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Color of Money

Brush Up on Your Tax Facts to Save More Next Year

By Michelle Singletary
Thursday, April 21, 2005; Page E03

Have you recovered from filing your 2004 tax return? If so, get busy preparing for next year.

And no, I'm not kidding.



_____Column Archive_____
Managing Retirement, Automatically (The Washington Post, Apr 17, 2005)
Ways to Make Sure You Can Pay for the Golden Years (The Washington Post, Apr 14, 2005)
Read Michelle's Past Columns

"Everybody worries about filing their taxes at the end of the year, but in reality they need to be working on their 2005 tax return now to do what they can to minimize their taxes for the year," said David Bergstein, a CPA and business development manager for CCH Tax and Accounting, a provider of tax and accounting software and services.

I agree with Bergstein because, goodness knows, we need that long to figure out what to do and how to do it correctly.

In fact, if there were an exam on basic tax issues, from selling a home to investing and saving for retirement or a college education, most taxpayers would fail, according to a survey commissioned by CCH CompleteTax, an online arm of CCH Tax and Accounting.

What didn't people know? Here's what:

• How many years must you live in your home in order to qualify for the capital gains exclusion on its sale?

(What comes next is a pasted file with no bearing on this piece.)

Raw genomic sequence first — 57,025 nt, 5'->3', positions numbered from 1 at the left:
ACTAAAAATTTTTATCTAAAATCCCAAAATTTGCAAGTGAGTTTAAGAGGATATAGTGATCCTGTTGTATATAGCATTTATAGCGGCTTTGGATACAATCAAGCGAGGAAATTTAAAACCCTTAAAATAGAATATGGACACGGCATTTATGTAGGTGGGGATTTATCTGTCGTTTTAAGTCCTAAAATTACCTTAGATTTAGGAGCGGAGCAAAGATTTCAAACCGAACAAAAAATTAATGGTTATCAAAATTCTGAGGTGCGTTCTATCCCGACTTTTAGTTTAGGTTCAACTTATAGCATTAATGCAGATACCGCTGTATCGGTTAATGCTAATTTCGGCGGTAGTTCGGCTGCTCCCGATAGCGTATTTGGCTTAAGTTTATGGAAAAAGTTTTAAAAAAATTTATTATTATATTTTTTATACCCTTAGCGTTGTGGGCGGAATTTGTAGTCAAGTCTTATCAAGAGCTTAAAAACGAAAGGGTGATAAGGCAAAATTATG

Only 16 percent of those surveyed picked the correct answer, that you must have lived in your home two of the past five years in order to qualify for the capital gains exclusion of $250,000 ($500,000 if married filing jointly) when you sell your property. Taxpayers 55 and older were more likely than those under 55 to answer correctly. Only 24 percent in the older age group identified the correct answer, compared with 12 percent of those under 55.

• Can you correctly identify education savings programs with tax benefits?

The vast majority of taxpayers with children ages 13 to 17 (77 percent) couldn't. By the way, the programs include the Hope Credit and the Lifetime Learning Credit, for people who have higher education expenses. There is also the Coverdell Education Savings Account and state-sponsored 529 plans, in which earnings grow tax-deferred and withdrawals are tax-free if used for approved education expenses. For more information, get IRS Publication 970, "Tax Benefits for Education."


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